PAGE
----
Amazon’s Customer Q&A Is Social Commerce Done Right

Feb 25, 2013 8:56 AM  By

Where Amazon leads others follow. No one else has the resources or data that they have to figure out what really works. So it’s significant when they introduce a major new element to the shopping experience.

Rolled out over the last few weeks, Amazon now offers true social Q&A on most of their product pages. And it’s great. (Disclosure: I’m biased. It works just like the social Q&A system that my company provides. Hmm…) Amazon is not the first to introduce this, like they were with customer reviews. But they have leapfrogged the competition with a beautiful execution of the concept.

Amazon’s social Q&A is explicitly designed for shopper-customer dialog about products; they say that they remove questions that are about shipping, availability, orders, and customer service. And they have built a powerful engine for ensuring that questions reliably get answered by past buyers, which provides a great experience for shoppers without creating a massive support burden for Amazon.

They key to making social Q&A work for eCommerce is speed, and Amazon has done all the right things to make their model fast:

  • The question appears immediately on the page when you submit. In the age of Facebook, this is what people expect from a social experience. Not a message that says “We’ll alert you if we decide to accept your question. It may take hours or days…”
  • The question is immediately emailed to a large selection of people who actually bought the product. I just asked questions about 2 items, one of which had only one review, the other had no reviews. And yet within 2 hours I received 4 answers to one and 5 to the other! There’s no way to do that if you don’t email the question to past customers (or limit the recipient list to reviewers).
  • The answers get sent immediately back to the asker. That provides fast reminders about the purchase the shopper was considering – while the shopper is still in the buying moment – and a smooth path back to the product detail page complete it. And the answers appear immediately on the site for future shoppers to use and for the asker to view.
  • Askers can easily submit follow-up questions, or even just send thanks, back to the answerers. That, too, is email enabled, so that it’s easy to have rapid, back-and-forth dialog about products that one knows about the other needs to learn about.
  • To make the whole question-sending-answer-delivering cycle work as fast as this while still protecting their reputation and their customers, Amazon must be automating the moderation. “Optimistic moderation”, where content is moderated after posting, works fine for reviews, but not for Q&A where posts are emailed to real customers. And manual moderation doesn’t even come close to the speed needed, not to mention that it is too much work at any sort of scale.

The result of all these pieces working together is a system that finally realizes the promise of “social commerce”. In the lingo, it’s leveraging the “interest graph” rather than the “social graph”. Which means that the system enables total strangers to actually talk to each other about products in which they share an interest or experience. Customer reviews are great, of course. But they are not interactive. The 2-way dialog that social Q&A enables – when it’s done right like this – delivers a level of user engagement far deeper than what reviews can provide.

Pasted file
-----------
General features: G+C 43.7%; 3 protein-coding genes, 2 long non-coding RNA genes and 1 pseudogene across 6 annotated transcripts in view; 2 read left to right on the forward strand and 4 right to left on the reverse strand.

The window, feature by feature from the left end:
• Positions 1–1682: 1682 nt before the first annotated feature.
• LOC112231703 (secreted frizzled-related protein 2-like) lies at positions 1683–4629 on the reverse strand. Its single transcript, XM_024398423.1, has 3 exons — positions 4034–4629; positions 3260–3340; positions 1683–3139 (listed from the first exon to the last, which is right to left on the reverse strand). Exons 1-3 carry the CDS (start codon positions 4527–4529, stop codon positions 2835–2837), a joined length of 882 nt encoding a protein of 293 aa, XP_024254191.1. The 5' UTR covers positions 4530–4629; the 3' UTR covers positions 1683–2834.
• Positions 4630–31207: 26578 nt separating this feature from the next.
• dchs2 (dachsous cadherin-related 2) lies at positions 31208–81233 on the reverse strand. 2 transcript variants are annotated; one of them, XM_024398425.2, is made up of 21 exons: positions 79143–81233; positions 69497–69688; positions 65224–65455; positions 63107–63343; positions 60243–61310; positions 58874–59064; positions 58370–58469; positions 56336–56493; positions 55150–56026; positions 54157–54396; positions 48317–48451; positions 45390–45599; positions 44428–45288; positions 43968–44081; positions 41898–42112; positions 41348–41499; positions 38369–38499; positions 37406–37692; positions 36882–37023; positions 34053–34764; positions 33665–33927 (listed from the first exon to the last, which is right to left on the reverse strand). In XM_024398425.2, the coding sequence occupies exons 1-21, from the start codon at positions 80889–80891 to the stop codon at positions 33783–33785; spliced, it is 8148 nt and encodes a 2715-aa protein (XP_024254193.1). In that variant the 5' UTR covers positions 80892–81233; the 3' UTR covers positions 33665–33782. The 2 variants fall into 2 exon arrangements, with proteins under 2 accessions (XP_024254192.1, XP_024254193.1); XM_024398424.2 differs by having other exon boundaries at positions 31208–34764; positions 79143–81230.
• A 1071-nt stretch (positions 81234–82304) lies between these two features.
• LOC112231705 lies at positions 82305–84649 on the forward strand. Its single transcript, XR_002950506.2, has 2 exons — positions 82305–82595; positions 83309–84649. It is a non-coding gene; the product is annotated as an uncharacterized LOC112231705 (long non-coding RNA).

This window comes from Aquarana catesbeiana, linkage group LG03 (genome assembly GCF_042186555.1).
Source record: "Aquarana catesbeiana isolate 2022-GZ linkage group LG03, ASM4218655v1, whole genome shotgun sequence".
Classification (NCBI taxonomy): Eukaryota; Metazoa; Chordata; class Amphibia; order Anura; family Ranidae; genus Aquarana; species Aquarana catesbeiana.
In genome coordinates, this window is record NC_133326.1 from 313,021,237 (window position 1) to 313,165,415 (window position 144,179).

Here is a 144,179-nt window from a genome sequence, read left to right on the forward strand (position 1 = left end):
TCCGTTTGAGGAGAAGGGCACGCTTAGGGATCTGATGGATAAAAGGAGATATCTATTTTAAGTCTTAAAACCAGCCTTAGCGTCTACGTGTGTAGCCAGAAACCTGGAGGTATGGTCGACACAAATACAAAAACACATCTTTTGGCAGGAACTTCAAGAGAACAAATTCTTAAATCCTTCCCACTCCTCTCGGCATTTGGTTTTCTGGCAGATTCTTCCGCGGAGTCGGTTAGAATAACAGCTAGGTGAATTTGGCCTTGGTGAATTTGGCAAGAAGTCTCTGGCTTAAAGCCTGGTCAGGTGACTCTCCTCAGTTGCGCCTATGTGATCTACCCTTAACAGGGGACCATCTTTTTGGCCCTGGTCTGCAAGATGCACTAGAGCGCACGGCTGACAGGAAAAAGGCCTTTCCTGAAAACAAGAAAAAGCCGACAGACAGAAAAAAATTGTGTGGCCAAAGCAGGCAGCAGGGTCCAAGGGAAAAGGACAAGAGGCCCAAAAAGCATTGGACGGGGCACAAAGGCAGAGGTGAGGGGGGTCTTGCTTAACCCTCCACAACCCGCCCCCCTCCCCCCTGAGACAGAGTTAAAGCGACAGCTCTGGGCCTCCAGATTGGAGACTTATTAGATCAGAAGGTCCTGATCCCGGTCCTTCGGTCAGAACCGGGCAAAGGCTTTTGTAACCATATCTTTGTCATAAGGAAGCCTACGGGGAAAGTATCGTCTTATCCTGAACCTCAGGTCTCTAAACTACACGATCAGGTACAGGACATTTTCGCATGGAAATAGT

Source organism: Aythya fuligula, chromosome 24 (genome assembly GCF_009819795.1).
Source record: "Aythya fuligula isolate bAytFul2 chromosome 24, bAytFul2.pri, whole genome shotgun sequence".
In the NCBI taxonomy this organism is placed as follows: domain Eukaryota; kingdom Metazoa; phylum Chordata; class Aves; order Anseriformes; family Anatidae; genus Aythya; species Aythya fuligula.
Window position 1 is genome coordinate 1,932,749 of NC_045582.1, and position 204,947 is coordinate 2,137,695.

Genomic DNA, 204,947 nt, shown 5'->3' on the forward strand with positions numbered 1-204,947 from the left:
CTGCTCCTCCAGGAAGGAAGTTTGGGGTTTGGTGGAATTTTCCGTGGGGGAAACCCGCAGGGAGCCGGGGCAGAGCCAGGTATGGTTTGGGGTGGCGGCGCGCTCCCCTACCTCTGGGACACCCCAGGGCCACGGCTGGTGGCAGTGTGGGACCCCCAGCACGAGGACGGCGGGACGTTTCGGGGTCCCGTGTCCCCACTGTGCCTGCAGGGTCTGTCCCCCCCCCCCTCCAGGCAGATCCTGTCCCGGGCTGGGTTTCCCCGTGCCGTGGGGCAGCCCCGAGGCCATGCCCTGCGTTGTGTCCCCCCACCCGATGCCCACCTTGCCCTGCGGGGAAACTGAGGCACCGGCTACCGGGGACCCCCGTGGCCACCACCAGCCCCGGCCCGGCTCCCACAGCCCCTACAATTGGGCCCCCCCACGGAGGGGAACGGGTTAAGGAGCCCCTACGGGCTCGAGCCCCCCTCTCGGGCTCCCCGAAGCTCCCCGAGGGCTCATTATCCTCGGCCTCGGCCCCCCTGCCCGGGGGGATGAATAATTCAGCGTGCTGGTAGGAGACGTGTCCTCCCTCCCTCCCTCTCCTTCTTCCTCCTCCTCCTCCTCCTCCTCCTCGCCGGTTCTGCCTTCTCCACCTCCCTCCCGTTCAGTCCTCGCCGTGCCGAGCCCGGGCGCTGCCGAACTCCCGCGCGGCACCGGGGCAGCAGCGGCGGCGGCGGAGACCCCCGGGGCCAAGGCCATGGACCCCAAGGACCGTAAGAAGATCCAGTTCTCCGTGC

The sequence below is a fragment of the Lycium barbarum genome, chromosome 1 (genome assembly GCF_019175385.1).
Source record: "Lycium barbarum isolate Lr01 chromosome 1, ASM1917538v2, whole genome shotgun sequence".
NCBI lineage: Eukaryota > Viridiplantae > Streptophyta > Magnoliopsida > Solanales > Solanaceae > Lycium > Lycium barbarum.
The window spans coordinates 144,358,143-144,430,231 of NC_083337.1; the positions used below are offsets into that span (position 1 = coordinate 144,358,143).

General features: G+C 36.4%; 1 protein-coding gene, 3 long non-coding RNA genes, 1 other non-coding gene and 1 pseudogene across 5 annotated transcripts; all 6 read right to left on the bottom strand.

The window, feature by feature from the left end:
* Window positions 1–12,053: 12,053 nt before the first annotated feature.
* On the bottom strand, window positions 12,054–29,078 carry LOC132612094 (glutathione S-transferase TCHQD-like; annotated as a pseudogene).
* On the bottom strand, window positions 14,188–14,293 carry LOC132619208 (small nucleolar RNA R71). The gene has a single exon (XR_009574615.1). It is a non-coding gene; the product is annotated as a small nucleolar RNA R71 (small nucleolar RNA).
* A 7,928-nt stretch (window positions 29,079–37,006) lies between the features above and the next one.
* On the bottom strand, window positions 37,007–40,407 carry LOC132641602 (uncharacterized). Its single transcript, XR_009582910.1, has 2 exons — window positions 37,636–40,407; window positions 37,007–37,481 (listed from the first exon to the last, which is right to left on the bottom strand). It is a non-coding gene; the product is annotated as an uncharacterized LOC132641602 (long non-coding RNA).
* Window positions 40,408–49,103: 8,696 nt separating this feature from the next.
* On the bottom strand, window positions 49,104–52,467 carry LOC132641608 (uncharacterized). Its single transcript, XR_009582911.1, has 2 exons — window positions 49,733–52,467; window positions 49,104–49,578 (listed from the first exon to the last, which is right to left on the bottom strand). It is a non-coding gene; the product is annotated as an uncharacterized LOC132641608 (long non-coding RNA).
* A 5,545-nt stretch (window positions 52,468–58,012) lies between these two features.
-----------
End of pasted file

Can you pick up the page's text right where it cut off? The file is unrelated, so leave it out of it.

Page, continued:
Online shoppers are going to find this system incredibly useful. For example, those questions I asked this afternoon weren’t tests. I was buying a whiteboard and I needed to know whether they erased cleanly or left a ghost image. I wasn’t going to trust the manufacturer’s description. And the information I needed wasn’t in the reviews.

Here’s one of the pages – check it out. The information I got back is far more informative for my question than what’s in the manufacturer’s description or what a customer service rep (who would not have had personal experience with the product) could have provided. And since I now know that answers come back fast, the next time I’ve got a question standing between me and a purchase, I won’t hesitate to ask.

The business significance of this utility is huge. It’s not just that shoppers are more likely to buy when they get the information they need. With a tool this powerful, Amazon has now given shoppers yet other reason to go straight to Amazon next time they ready to buy.

If you run an online store, you need this functionality. It provides significant conversion lift, produces a mountain of user-generated content (which search engines love), and off-loads work from you customer service team. Plus, it builds loyalty! (Here’s some data we’ve collected on all these points.) You don’t need to let Amazon run away with yet one more reason for shoppers to buy there rather than at your store.

The best way to understand how Amazon’s social Q&A works is to go there and try it out. But, for a shortcut, here are screenshots of the main elements.

George Eberstadt is CEO and Founder at TurnTo Networks.